Sentence Examples with the word thanksgiving

They talked about visiting him Thanksgiving or Christmas but made no concrete plans.

Among other events which made the streets gay and centred in processions to St Paul's may be specially mentioned the Thanksgiving Day on the 27th of February 1872 for the recovery of the prince of Wales after his dangerous illness; and the rejoicings at the Jubilee of Queen Victoria in 1887, and the Diamond Jubilee in 1897.

Then there is presented to the president of the brethren bread and a cup of water (and of a mixture,) ' and he having taken it sends up praise and glory to the father of all things by the name of the Son and Holy Spirit, and he offers at length thanksgiving (eucharistic) for our having been made -;'orthy of these things by him.

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After the suppression of the Catilinarian conspiracy, Cotta proposed a public thanksgiving for Cicero's services, and after the latter had gone into exile, supported the view that there was no need of a law for his recall, since the law of Clodius was legally worthless.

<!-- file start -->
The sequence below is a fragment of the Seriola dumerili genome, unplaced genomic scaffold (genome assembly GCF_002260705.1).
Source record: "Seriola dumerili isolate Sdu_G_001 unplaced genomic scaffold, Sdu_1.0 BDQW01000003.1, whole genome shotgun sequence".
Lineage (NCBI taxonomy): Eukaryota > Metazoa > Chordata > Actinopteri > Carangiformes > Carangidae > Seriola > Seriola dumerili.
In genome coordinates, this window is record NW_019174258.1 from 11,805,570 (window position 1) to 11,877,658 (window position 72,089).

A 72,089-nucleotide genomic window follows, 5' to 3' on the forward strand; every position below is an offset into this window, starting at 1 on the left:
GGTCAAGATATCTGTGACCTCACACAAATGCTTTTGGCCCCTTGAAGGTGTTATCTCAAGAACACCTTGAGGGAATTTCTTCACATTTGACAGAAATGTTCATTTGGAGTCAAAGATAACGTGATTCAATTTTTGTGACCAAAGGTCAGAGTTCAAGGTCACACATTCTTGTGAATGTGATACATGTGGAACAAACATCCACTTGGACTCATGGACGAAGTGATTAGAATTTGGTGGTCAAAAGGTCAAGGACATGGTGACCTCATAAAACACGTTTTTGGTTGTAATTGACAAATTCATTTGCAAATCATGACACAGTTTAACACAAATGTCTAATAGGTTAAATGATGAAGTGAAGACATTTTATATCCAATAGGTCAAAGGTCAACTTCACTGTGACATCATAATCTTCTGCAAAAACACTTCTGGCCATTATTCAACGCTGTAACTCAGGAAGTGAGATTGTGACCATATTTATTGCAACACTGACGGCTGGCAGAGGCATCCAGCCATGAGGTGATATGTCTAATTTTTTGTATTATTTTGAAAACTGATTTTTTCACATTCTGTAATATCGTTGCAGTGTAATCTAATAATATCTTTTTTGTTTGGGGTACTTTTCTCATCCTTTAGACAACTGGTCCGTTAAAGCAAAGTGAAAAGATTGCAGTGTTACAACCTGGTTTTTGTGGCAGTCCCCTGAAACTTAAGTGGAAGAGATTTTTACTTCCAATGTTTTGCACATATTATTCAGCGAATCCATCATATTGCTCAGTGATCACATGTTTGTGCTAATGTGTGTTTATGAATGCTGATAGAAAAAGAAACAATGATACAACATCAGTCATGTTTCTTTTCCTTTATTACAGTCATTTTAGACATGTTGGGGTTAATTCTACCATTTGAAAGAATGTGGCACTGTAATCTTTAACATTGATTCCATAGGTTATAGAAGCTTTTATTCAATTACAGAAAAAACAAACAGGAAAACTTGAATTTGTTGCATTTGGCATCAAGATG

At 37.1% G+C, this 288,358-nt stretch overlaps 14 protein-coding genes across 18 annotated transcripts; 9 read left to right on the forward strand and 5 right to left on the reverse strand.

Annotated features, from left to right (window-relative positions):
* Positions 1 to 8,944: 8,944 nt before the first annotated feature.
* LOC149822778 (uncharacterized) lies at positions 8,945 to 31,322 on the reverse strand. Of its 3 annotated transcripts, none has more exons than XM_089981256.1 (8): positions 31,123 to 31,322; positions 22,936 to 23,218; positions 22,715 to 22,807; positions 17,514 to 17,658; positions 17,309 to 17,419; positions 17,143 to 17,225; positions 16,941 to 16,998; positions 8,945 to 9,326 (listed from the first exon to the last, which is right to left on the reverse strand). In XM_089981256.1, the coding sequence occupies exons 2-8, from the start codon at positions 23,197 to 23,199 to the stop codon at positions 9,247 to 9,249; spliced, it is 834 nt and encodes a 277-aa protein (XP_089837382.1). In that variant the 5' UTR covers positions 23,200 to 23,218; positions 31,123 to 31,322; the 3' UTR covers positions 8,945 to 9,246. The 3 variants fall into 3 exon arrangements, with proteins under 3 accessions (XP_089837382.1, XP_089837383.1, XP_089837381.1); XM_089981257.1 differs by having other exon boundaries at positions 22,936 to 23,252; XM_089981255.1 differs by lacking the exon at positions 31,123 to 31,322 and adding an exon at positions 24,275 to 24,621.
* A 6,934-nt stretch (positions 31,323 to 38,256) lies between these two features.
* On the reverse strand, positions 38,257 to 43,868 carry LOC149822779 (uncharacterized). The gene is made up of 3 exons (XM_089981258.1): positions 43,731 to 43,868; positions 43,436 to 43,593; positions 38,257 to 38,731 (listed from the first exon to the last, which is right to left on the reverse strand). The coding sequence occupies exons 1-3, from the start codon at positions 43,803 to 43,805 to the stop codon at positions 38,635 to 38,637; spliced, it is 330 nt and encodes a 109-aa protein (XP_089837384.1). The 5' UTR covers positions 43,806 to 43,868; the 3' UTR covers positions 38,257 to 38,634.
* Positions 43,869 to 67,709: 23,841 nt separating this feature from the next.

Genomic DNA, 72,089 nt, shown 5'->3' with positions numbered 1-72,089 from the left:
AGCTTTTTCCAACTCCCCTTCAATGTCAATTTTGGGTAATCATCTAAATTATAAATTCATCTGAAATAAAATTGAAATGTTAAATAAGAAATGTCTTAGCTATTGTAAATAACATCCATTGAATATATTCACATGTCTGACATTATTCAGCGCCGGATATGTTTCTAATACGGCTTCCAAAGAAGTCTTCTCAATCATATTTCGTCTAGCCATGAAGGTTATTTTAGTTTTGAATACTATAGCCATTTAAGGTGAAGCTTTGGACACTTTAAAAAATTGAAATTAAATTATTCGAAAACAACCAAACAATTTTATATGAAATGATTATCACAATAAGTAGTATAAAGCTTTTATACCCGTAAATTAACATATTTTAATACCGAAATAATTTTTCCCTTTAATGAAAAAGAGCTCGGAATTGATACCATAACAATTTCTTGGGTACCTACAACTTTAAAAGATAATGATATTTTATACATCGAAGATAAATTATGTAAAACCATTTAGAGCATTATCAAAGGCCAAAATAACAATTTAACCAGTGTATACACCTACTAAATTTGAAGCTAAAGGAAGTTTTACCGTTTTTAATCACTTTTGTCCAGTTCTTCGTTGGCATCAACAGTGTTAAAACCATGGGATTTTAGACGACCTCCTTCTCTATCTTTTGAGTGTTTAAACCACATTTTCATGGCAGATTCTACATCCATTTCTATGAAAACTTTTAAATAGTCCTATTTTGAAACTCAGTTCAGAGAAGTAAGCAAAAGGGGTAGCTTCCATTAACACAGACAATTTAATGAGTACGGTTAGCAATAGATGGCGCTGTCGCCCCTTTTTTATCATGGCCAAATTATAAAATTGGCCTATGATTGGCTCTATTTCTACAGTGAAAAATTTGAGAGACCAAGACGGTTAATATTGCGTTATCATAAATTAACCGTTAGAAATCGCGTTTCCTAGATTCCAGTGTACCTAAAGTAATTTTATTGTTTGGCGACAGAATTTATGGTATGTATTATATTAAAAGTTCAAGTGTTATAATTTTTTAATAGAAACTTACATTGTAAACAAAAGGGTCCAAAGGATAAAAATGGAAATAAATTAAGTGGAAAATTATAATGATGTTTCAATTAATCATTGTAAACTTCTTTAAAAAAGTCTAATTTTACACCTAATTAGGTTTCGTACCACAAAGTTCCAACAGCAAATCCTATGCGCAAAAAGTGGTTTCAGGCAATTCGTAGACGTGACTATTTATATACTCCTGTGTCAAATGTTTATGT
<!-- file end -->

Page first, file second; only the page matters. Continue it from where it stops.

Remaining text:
Sarah and Connor were discussing whether or not to cancel Thanksgiving with his family when Jackson returned.

We had a very nice dinner on Thanksgiving day,--turkey and plum-pudding.

Carmen and Alex hosted Thanksgiving Dinner for all the family they had in Arkansas.

That there might be no doubt of the friendly feeling of the French to the Porte, villages and towns which capitulated to the invaders were required to hoist the flags of both the Porte and the French republic, and in the thanksgiving prescribed to the Egyptians for their deliverance from the Mamelukes, prayer was to be offered for both the sultan and the French army.

Ii., which has been transferred from some other place; it is in fact an anticipatory thanksgiving for the deliverance of Israel, mostly composed of phrases from other psalms. The other is that the narrative before us is not historical but an imaginative story (such as was called a Midrash) based upon Biblical data and tending to edification.

Here David Lindsay (1531-1613), its minister, James VI.'s chaplain and afterwards bishop of Ross, preached before the king the thanksgiving sermon on the Gowrie conspiracy (1600).